Coined by the scientific community, the term ‘sitting disease’ refers to the ill-effects and metabolic syndrome of an overly sedentary lifestyle. Although the medical community still doesn’t recognize this as a diagnosable disease at the moment, researchers point out that there are numerous health risks that come along with an overly sedentary lifestyle.
A study conducted by the Vanderbilt University in Nashville, Tennessee found that the average American spends 55% of waking time in sedentary behaviors:http://www.ncbi.nlm.nih.gov/pubmed/18303006.
This equals to about 7.7 hours of sitting per day.
When a person is spending this much time sitting, they increase their chances of suffering from a large number of diseases. Some of the problems that are caused by too much sitting include slow blood circulation, lower back pain, high cholesterol, and colon cancer.
A study published in the American Diabetes Association Journal notes that an overly sedentary lifestyle also increases the risks of type 2 diabetes (by as much as 14 percent), obesity, and cardiovascular disease (American Diabetes Association.
Despite what you may have thought, exercising won’t actually counteract the health risks that come from sitting too much. Even if you go to the gym five times a week and even go for a jog in the park daily, you can still experience the negative effects of a sedentary lifestyle.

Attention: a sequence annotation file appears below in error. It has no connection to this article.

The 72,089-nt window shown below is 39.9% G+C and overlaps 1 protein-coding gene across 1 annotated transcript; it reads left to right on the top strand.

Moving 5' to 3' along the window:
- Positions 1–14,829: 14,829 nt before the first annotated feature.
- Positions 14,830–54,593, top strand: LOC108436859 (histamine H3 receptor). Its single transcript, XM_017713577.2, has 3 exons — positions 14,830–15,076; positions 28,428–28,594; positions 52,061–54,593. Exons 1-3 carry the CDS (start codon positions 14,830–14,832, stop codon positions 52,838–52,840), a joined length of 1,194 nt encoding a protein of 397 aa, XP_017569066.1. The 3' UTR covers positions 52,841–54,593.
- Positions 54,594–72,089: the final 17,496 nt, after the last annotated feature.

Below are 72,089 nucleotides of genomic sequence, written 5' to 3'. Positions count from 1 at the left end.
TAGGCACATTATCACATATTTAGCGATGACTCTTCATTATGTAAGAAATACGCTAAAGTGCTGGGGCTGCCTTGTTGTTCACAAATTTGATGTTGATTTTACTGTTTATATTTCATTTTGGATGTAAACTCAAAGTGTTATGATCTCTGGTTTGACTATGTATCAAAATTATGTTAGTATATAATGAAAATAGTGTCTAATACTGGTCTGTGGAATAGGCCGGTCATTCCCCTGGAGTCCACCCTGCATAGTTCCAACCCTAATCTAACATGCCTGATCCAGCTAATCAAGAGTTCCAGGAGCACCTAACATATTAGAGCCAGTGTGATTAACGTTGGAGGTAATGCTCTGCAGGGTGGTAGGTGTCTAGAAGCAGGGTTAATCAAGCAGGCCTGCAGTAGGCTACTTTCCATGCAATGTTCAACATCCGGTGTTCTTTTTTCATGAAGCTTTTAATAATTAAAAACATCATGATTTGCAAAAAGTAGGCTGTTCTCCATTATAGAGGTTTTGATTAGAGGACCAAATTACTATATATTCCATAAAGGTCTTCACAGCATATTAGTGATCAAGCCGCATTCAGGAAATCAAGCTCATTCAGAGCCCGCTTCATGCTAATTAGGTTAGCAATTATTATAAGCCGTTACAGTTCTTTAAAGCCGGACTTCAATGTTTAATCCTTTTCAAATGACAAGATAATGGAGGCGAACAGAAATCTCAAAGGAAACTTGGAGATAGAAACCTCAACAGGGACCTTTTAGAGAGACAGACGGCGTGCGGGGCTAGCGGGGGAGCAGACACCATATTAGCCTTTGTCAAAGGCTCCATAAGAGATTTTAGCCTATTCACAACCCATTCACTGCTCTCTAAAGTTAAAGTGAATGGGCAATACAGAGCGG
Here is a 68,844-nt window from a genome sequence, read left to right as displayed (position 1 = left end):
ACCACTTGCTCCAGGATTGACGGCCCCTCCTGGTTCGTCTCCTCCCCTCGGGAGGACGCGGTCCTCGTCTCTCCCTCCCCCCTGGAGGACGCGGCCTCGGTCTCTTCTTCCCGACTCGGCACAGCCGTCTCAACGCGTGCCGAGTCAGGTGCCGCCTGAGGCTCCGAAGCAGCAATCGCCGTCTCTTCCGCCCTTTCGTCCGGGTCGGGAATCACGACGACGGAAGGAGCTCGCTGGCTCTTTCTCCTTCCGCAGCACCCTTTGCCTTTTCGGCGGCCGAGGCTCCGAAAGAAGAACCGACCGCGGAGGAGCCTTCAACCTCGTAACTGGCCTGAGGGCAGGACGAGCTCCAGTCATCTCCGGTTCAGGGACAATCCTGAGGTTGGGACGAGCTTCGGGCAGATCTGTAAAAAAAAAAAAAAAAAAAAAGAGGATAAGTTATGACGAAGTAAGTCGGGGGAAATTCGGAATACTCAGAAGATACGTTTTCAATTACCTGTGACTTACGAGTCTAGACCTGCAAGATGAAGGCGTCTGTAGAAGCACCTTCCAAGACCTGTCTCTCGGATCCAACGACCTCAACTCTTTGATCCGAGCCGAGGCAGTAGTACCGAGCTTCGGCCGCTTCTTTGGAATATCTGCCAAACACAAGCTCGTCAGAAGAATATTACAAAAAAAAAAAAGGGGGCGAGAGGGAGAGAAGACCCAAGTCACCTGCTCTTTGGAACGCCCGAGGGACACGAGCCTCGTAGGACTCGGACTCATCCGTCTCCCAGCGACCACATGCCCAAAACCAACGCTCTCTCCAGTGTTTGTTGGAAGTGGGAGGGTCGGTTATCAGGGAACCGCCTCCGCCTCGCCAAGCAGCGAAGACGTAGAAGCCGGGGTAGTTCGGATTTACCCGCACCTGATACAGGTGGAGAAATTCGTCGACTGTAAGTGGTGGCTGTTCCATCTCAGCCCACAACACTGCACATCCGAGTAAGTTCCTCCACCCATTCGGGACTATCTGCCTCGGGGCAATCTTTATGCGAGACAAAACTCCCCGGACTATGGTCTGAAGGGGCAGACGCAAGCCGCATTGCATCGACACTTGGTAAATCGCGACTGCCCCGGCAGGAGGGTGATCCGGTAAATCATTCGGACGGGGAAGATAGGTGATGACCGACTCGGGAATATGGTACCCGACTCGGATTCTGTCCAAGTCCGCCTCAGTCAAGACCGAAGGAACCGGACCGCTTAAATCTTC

Think of it this way, if you exercise one hour a day, but spend the remaining 23 hours doing nothing, you will be in a much worse condition than a person who spends only 3-4 hours a day sitting.
Sedentary behavior is often described as any type of prolonged activity that requires little energy. In order to determine which activity is considered sedentary, physiologists use a number known as MET (Metabolic Equivalent of Task).
To put things in perspective, sedentary behaviors expend up to 1.5 METs, while moderate walking equals to about 3 to 4 METs. Running equals to around 8 METs.
The American Heart Association currently notes that in order for an individual to be healthy, one needs to spend 150 minutes exercising every week.
However, if you assume that a person spends 16 hours a day awake, 150 minutes of exercise equals to only 2.23% of one’s active time. So, if an individual spends the remaining 97.77% of their active time in a low-activity state, they will surely put their health in danger.
So, in order to avoid any of the health risks that come along with sitting disease, it’s best for you to find new ways to infuse more activity daily. Some of the best ways to do just that include:
Monitoring how many steps you take daily. This can serve as a great motivator, as it will make you push towards a goal that you have already set. Note that you should take at least 5,000 steps every day, but 10,000 (or more) are what you should really aim at.
Following the 20-8-2 rule. This popular rule was thought of by health experts who say that for every 20 minutes you spend sitting, you should take 8 minutes to stand, an additional two to move.
Continuing with your workout routine. You should still continue doing at least 30 minutes of vigorous exercising five times a week.
Finding a distraction. The best way to reduce the amount of time you use up sitting is to find a distraction. This can be a simple stroll at the park, housework, or even gardening. Do something that you will enjoy, so that it doesn’t seem like a chore.
Finding excuses for moving more. The next time you head down to work, make sure you park your car further away from your workplace in order to move more. Urge your loved ones to engage in more walks around your neighborhood with you (remember that they need to move as well).